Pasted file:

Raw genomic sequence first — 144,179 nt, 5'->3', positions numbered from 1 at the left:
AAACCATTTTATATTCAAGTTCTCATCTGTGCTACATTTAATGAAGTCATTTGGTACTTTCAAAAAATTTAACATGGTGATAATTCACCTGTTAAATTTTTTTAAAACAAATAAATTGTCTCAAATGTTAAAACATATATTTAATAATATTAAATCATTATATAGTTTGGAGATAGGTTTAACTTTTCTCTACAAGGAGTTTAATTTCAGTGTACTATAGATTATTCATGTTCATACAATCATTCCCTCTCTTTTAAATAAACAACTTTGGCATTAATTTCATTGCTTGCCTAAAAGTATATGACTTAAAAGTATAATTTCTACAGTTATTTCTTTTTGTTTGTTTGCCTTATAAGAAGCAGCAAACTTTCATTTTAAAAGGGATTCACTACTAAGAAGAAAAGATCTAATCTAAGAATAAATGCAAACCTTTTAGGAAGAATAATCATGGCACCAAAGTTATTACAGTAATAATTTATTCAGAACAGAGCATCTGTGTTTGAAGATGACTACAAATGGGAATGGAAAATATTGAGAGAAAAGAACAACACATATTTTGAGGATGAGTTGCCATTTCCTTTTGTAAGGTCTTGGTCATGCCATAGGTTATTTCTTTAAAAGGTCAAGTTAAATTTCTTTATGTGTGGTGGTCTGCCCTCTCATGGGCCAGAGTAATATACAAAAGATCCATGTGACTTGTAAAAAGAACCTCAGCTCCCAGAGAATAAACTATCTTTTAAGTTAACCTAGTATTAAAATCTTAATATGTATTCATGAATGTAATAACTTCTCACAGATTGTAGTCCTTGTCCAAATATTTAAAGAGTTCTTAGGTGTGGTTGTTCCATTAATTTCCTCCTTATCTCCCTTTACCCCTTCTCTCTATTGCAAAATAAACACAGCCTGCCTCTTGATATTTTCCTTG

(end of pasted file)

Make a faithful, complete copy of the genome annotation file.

Raw genomic sequence first — 144,179 nt, 5'->3', positions numbered from 1 at the left:
AAACCATTTTATATTCAAGTTCTCATCTGTGCTACATTTAATGAAGTCATTTGGTACTTTCAAAAAATTTAACATGGTGATAATTCACCTGTTAAATTTTTTTAAAACAAATAAATTGTCTCAAATGTTAAAACATATATTTAATAATATTAAATCATTATATAGTTTGGAGATAGGTTTAACTTTTCTCTACAAGGAGTTTAATTTCAGTGTACTATAGATTATTCATGTTCATACAATCATTCCCTCTCTTTTAAATAAACAACTTTGGCATTAATTTCATTGCTTGCCTAAAAGTATATGACTTAAAAGTATAATTTCTACAGTTATTTCTTTTTGTTTGTTTGCCTTATAAGAAGCAGCAAACTTTCATTTTAAAAGGGATTCACTACTAAGAAGAAAAGATCTAATCTAAGAATAAATGCAAACCTTTTAGGAAGAATAATCATGGCACCAAAGTTATTACAGTAATAATTTATTCAGAACAGAGCATCTGTGTTTGAAGATGACTACAAATGGGAATGGAAAATATTGAGAGAAAAGAACAACACATATTTTGAGGATGAGTTGCCATTTCCTTTTGTAAGGTCTTGGTCATGCCATAGGTTATTTCTTTAAAAGGTCAAGTTAAATTTCTTTATGTGTGGTGGTCTGCCCTCTCATGGGCCAGAGTAATATACAAAAGATCCATGTGACTTGTAAAAAGAACCTCAGCTCCCAGAGAATAAACTATCTTTTAAGTTAACCTAGTATTAAAATCTTAATATGTATTCATGAATGTAATAACTTCTCACAGATTGTAGTCCTTGTCCAAATATTTAAAGAGTTCTTAGGTGTGGTTGTTCCATTAATTTCCTCCTTATCTCCCTTTACCCCTTCTCTCTATTGCAAAATAAACACAGCCTGCCTCTTGATATTTTCCTTG